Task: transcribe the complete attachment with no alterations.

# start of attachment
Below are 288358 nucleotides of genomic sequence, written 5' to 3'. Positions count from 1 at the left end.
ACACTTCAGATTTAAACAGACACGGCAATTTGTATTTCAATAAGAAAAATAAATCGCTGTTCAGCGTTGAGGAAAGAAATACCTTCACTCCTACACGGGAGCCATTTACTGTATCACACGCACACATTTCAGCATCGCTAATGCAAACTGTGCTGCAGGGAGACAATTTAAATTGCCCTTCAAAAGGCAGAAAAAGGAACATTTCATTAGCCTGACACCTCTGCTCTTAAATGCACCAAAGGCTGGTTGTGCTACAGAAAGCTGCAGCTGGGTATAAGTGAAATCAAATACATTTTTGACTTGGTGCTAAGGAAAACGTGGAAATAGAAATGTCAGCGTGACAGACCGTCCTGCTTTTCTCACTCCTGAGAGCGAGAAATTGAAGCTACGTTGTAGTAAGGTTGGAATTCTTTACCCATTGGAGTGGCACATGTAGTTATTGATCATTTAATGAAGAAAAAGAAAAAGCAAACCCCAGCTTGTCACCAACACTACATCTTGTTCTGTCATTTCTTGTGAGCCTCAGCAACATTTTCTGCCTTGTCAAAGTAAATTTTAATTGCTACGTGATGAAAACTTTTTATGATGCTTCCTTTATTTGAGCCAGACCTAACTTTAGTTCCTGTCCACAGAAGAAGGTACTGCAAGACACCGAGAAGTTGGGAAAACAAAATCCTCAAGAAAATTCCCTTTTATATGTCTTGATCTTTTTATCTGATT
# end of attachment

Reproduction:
Below are 288358 nucleotides of genomic sequence, written 5' to 3'. Positions count from 1 at the left end.
ACACTTCAGATTTAAACAGACACGGCAATTTGTATTTCAATAAGAAAAATAAATCGCTGTTCAGCGTTGAGGAAAGAAATACCTTCACTCCTACACGGGAGCCATTTACTGTATCACACGCACACATTTCAGCATCGCTAATGCAAACTGTGCTGCAGGGAGACAATTTAAATTGCCCTTCAAAAGGCAGAAAAAGGAACATTTCATTAGCCTGACACCTCTGCTCTTAAATGCACCAAAGGCTGGTTGTGCTACAGAAAGCTGCAGCTGGGTATAAGTGAAATCAAATACATTTTTGACTTGGTGCTAAGGAAAACGTGGAAATAGAAATGTCAGCGTGACAGACCGTCCTGCTTTTCTCACTCCTGAGAGCGAGAAATTGAAGCTACGTTGTAGTAAGGTTGGAATTCTTTACCCATTGGAGTGGCACATGTAGTTATTGATCATTTAATGAAGAAAAAGAAAAAGCAAACCCCAGCTTGTCACCAACACTACATCTTGTTCTGTCATTTCTTGTGAGCCTCAGCAACATTTTCTGCCTTGTCAAAGTAAATTTTAATTGCTACGTGATGAAAACTTTTTATGATGCTTCCTTTATTTGAGCCAGACCTAACTTTAGTTCCTGTCCACAGAAGAAGGTACTGCAAGACACCGAGAAGTTGGGAAAACAAAATCCTCAAGAAAATTCCCTTTTATATGTCTTGATCTTTTTATCTGATT